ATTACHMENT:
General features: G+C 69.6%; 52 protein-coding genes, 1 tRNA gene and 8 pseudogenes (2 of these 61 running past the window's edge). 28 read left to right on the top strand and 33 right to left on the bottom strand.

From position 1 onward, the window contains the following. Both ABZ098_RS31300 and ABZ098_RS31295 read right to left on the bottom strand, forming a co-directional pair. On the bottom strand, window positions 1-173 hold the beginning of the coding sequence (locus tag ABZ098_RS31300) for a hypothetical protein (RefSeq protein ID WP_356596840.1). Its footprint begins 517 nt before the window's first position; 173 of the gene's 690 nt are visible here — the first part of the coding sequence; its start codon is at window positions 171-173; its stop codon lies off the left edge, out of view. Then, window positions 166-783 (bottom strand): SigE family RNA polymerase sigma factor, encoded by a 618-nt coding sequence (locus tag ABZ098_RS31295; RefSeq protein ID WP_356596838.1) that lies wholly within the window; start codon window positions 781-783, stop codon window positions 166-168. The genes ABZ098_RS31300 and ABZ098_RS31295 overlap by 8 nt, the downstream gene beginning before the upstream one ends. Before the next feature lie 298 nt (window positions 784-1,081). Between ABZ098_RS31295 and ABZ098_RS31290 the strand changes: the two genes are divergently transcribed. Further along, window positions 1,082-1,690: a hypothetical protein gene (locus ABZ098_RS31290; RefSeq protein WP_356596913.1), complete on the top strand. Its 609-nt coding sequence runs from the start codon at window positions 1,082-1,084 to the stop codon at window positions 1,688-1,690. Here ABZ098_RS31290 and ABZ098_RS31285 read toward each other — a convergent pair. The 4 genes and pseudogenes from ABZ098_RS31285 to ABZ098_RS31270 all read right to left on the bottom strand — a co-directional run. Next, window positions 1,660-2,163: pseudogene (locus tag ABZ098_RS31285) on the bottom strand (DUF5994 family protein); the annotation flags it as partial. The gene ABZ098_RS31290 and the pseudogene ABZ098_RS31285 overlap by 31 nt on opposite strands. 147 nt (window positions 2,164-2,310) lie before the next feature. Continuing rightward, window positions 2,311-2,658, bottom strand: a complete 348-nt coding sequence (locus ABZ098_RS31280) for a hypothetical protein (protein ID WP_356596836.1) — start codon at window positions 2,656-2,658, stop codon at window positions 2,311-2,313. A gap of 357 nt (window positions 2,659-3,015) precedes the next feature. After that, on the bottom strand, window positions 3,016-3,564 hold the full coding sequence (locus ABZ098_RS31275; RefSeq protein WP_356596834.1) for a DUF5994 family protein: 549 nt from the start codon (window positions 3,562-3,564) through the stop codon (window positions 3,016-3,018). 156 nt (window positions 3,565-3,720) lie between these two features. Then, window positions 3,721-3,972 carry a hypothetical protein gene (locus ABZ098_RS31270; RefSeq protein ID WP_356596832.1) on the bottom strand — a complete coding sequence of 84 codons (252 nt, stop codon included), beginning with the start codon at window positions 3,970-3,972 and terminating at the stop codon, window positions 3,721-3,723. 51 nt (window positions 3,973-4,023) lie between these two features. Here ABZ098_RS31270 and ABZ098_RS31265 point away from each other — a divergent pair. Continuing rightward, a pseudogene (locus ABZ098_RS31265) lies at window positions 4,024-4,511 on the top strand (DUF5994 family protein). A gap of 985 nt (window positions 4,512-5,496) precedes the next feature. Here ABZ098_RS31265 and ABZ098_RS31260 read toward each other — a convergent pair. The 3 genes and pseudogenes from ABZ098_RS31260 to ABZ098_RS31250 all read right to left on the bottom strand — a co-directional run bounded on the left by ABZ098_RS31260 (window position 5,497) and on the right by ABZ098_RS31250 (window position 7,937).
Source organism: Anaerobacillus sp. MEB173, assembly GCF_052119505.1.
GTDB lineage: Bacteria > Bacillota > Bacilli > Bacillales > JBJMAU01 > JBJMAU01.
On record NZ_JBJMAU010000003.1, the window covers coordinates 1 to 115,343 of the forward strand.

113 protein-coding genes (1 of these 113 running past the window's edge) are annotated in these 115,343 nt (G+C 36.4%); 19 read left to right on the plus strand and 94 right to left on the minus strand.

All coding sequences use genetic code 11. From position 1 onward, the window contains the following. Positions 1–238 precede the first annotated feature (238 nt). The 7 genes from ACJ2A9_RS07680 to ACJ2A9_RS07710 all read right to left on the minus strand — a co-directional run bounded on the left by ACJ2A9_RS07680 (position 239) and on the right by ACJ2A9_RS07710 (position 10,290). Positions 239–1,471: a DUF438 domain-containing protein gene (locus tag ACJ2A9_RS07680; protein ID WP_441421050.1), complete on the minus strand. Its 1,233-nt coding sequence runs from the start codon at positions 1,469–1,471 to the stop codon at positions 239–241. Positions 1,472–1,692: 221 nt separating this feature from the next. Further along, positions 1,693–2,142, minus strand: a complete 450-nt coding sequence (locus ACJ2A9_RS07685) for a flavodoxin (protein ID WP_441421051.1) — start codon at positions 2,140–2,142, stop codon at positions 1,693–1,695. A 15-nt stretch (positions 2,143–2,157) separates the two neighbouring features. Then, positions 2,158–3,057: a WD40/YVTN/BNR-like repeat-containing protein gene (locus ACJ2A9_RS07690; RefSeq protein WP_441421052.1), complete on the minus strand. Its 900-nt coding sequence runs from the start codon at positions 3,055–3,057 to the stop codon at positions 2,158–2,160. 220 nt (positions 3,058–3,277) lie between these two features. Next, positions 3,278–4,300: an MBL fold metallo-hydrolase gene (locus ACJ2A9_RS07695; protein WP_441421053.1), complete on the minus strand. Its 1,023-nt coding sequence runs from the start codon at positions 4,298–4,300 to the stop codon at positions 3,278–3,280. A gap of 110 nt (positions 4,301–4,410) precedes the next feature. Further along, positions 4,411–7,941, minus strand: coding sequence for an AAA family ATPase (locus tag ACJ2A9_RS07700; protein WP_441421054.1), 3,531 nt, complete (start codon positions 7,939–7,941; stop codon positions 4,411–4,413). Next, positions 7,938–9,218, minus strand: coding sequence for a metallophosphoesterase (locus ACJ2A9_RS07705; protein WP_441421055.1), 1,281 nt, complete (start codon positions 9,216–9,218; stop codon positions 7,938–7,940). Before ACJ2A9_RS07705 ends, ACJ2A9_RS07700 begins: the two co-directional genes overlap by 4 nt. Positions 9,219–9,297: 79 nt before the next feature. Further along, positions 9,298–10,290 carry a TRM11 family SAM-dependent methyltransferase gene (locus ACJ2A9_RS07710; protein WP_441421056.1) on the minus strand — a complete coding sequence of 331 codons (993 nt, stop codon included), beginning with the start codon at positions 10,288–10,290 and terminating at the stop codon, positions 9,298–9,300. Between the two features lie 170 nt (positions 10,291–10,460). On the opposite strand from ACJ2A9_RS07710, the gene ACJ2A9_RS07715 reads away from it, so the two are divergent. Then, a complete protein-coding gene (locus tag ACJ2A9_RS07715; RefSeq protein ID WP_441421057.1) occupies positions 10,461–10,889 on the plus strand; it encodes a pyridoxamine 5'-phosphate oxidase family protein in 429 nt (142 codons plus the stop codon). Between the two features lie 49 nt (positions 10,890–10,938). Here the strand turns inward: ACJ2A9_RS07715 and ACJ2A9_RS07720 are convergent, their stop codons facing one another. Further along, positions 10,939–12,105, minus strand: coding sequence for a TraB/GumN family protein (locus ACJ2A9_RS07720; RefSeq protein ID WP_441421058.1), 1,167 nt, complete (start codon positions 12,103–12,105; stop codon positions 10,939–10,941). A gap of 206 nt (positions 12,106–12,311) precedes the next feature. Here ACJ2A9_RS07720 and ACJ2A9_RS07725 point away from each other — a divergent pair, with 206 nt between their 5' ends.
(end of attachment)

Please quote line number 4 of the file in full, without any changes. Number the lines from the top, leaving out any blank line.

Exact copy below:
GTDB lineage: Bacteria > Bacillota > Bacilli > Bacillales > JBJMAU01 > JBJMAU01.